These two things have entirely different meanings. Cardio is not energy systems training. Energy systems training when done correctly will be specific to the athletes sport, and will be indicative of the work that is required to improve the athlete. I’m probably not making sense, so here’s an example,
In the AFL (Aussie Rules Football) some drop kick trainers think their players should run 5 km’s to build an “aerobic base” for the game. HOWEVER, if we were to analyse the game with the players wearing a heart rate monitor, we would find that it’s a game of repeats. Or as Clarke puts when he was giving the analogy of soccer (which still holds true for the AFL), “it’s a game where a player gets the ball, has a fit for 15 to 30 secs, then gets rid of the ball..
In other words it’s a game of repeats. Coming back to point 3, training aerobically will make the players neurologically inefficient, therefore, there”s no reason to use a VO2 test as a ‘standard or measure’ for athletic performance in anaerobic based sports. To drive this point home just look at NBA players, they have an average VO2 of 47 which is barely above Joe and Jane’s average of 42! V02 in sports of repeats are not justified indictors of performance levels.
One final point about AFL, the game is injuring more and more players. Its not because the game is becoming too fast (as some argue), it’s because the players training and prep sucks. To the AFL footballers that are getting injured – Your training sucks. There, I said it! Its not the players fault though, it’s the trainers.
5. Muscle beach sucks balls
Since I was a kid I always wanted to go to muscle beach and train. Well May 17th, 2010 I realised that dream, and let me tell you, it was about as anti-climatic as the third instalment of the Matrix.
Not sure if it was the luck luster trainers, the nonsense machines or the walking chemical labs who… well could train for shit!
I trained at muscle beach after attending a Poliquin course, and if you have heard or know anything about Poliquins courses, you MUST squat heel to arse. Whilst I was in fine form squatting roughly 125 kilos for triples (275 pounds), the very clearly unnatural guys next to me where squatting 140kgs for a quarter of the motion! To put this in perspective, go on youtube and watch the video of me quarter squatting, last time I did this I loaded it up to 300kilos… (On YouTube I’m doing 250kgs here’s the video: http://www.youtube.com/watch?v=D1JCKQgW960).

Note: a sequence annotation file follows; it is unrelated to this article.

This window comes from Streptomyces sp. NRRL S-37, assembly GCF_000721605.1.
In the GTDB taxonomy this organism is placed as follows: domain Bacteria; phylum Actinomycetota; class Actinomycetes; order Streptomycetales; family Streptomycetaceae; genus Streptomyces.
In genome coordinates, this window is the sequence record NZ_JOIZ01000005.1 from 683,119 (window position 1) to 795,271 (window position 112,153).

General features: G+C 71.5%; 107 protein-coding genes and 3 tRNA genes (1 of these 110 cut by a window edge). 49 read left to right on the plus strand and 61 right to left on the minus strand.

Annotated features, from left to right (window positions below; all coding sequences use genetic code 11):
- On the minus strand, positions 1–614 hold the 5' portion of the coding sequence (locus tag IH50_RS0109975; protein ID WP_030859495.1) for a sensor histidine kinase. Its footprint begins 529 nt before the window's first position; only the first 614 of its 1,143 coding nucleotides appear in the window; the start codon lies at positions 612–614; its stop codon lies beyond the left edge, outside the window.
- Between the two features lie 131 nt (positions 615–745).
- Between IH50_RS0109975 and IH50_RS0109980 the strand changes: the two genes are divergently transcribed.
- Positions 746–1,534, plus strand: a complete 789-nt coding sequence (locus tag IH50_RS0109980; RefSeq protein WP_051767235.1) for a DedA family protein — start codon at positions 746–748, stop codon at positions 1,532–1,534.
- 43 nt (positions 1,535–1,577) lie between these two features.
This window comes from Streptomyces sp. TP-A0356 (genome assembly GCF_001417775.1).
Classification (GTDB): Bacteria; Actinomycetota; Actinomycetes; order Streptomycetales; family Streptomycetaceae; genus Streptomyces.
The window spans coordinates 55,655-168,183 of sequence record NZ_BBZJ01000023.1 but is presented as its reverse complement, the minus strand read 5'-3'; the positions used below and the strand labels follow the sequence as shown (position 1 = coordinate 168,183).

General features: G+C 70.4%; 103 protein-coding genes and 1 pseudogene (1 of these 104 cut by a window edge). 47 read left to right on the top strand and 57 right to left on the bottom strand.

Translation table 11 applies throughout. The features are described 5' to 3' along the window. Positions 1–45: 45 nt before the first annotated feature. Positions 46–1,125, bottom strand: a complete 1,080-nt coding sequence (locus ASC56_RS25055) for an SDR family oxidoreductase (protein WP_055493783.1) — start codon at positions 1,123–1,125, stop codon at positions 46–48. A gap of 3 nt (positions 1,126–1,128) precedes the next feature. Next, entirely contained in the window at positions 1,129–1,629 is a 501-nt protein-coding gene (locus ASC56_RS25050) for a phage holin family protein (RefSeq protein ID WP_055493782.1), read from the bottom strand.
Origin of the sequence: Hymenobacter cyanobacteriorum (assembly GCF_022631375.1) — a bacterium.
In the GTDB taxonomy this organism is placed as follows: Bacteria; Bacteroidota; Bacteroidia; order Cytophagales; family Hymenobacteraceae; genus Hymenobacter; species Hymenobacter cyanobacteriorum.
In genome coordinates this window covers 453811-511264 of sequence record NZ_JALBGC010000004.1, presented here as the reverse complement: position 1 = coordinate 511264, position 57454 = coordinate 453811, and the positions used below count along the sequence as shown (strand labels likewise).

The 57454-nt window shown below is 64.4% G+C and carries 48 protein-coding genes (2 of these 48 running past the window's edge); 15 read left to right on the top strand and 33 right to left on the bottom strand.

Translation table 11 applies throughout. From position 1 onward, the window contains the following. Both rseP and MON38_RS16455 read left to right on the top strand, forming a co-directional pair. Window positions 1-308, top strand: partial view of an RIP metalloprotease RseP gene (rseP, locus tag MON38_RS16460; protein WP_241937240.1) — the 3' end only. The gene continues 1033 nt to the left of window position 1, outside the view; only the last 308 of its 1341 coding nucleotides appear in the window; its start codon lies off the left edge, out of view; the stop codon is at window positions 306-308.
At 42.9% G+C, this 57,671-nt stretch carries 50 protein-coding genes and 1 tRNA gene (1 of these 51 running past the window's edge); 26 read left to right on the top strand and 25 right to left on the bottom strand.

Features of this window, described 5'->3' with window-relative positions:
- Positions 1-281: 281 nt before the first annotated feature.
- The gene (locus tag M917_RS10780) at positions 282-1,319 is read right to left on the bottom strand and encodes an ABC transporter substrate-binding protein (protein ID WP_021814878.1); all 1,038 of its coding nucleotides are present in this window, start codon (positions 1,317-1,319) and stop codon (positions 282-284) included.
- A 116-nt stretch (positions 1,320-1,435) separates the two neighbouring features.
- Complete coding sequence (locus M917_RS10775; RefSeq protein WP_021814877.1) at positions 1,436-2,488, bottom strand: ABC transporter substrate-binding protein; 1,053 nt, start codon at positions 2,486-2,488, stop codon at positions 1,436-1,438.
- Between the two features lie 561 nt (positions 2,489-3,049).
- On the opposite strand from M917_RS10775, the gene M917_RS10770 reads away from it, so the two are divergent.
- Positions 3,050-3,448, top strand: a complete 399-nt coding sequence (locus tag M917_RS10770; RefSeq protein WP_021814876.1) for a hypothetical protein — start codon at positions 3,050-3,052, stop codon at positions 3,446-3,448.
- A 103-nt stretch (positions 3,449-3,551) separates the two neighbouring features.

Maybe I can wear this T-Shirt next time I ¼ squat…
These guys have a good 20 to 30 kilos on me (not to mention the anabolics). Muscle beach is supposed to be “The Mecca of Bodybuilding”. How far this is from the truth. It seems Gold’s has come a long way from ‘Pumping Iron’ in the 80’s.
On the other hand I did see Lou Ferrigno, the incredible Hulk. He seemed a bit sad, I was tempted to go up to him and give him a hug, though I don’t think he would have appreciated that so I held myself back (as hard as it was).
Then I walked in to room 3, and I saw the thing, Jay Culter filming a DVD. No wonder why no one wants to be a bodybuilder these days, ‘the main guy’ is enough to make small children and bears cry. Back in Lou’s day, men wanted to be him and girls wanted to be with him. Not quite sure if the same is true for the Pro Bodybuilders of today.
6. It is 100% completely natural to Squat knees over toes
I will be the first to admit, I normally teach the squat to clients in the powerlifting style with hips being the first thing to move. (Though I have never had a problem with knees coming over the toes.)
I was sold on the idea squatting more like an Olympic lifter (with knees being the first thing to move) after seeing a classmates back locked up in the L4, L5 region. If that wasn’t enough evidence to change my squatting style, George Chiappa presented a beautiful presentation on the function of the knee in sports. He clearly showed that in almost (if not all sports) the knee will naturally travel over the toe.
The take home point is this, to improve an athletes ability to run, hop, skip, jump and kick, get them performing movements the way the would on the field. As I always say, practice like its real.
Excuse me madam, your not allow to bring your knees over your toes, don’t you know its not ‘functional’…
7. The Klatt Test, The Wobble Board, The Dura Disk and The Rockerboard
I always though these contraptions were in the same category as Paul Cheks Swiss Ball.
How wrong I was, they are EXCELLENT tools at assessing dysfunction in the lower body. It also drummed home just how to spot, assess and correct dysfunction and weakness in specific areas when individuals perform other compound movements such as squats.
To all my international friends, come visit me in Oz soon!
The team gave each of us a book that should have been made of gold. In it described and showed how to spot dysfunction and exactly what it meant and how to correct it.
Well worth the price of admission. Thanks to Clarke, Brad, Danny and George!
Till next time,
Train Strong, Eat Healthy,
Got to http://www.truthaboutsupplements.com to grab your copy of Marks books, The Truth About Health Supplements (foreword by Jonny Bowden) and The Truth About Sports Supplements